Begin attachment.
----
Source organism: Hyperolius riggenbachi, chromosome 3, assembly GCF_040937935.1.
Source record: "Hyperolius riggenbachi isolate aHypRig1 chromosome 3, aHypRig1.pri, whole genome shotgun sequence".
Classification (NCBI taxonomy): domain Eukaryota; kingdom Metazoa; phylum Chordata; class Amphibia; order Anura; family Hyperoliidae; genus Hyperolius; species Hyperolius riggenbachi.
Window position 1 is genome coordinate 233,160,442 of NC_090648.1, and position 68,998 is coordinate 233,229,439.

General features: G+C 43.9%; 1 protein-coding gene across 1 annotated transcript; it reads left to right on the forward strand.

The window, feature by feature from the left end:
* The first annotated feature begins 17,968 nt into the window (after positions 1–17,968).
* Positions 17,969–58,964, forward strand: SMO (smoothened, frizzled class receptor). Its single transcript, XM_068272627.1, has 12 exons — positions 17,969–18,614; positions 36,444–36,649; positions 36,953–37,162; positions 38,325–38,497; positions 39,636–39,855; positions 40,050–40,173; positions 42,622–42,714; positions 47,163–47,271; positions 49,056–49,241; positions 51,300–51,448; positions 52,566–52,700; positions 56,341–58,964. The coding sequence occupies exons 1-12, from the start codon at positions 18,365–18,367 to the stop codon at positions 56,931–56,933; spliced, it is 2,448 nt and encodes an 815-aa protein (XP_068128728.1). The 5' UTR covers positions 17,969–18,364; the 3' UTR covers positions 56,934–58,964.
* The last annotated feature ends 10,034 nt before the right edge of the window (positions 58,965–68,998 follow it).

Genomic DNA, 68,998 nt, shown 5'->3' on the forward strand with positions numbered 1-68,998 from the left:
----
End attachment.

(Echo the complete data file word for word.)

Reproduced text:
Source organism: Hyperolius riggenbachi, chromosome 3, assembly GCF_040937935.1.
Source record: "Hyperolius riggenbachi isolate aHypRig1 chromosome 3, aHypRig1.pri, whole genome shotgun sequence".
Classification (NCBI taxonomy): domain Eukaryota; kingdom Metazoa; phylum Chordata; class Amphibia; order Anura; family Hyperoliidae; genus Hyperolius; species Hyperolius riggenbachi.
Window position 1 is genome coordinate 233,160,442 of NC_090648.1, and position 68,998 is coordinate 233,229,439.

General features: G+C 43.9%; 1 protein-coding gene across 1 annotated transcript; it reads left to right on the forward strand.

The window, feature by feature from the left end:
* The first annotated feature begins 17,968 nt into the window (after positions 1–17,968).
* Positions 17,969–58,964, forward strand: SMO (smoothened, frizzled class receptor). Its single transcript, XM_068272627.1, has 12 exons — positions 17,969–18,614; positions 36,444–36,649; positions 36,953–37,162; positions 38,325–38,497; positions 39,636–39,855; positions 40,050–40,173; positions 42,622–42,714; positions 47,163–47,271; positions 49,056–49,241; positions 51,300–51,448; positions 52,566–52,700; positions 56,341–58,964. The coding sequence occupies exons 1-12, from the start codon at positions 18,365–18,367 to the stop codon at positions 56,931–56,933; spliced, it is 2,448 nt and encodes an 815-aa protein (XP_068128728.1). The 5' UTR covers positions 17,969–18,364; the 3' UTR covers positions 56,934–58,964.
* The last annotated feature ends 10,034 nt before the right edge of the window (positions 58,965–68,998 follow it).

Genomic DNA, 68,998 nt, shown 5'->3' on the forward strand with positions numbered 1-68,998 from the left: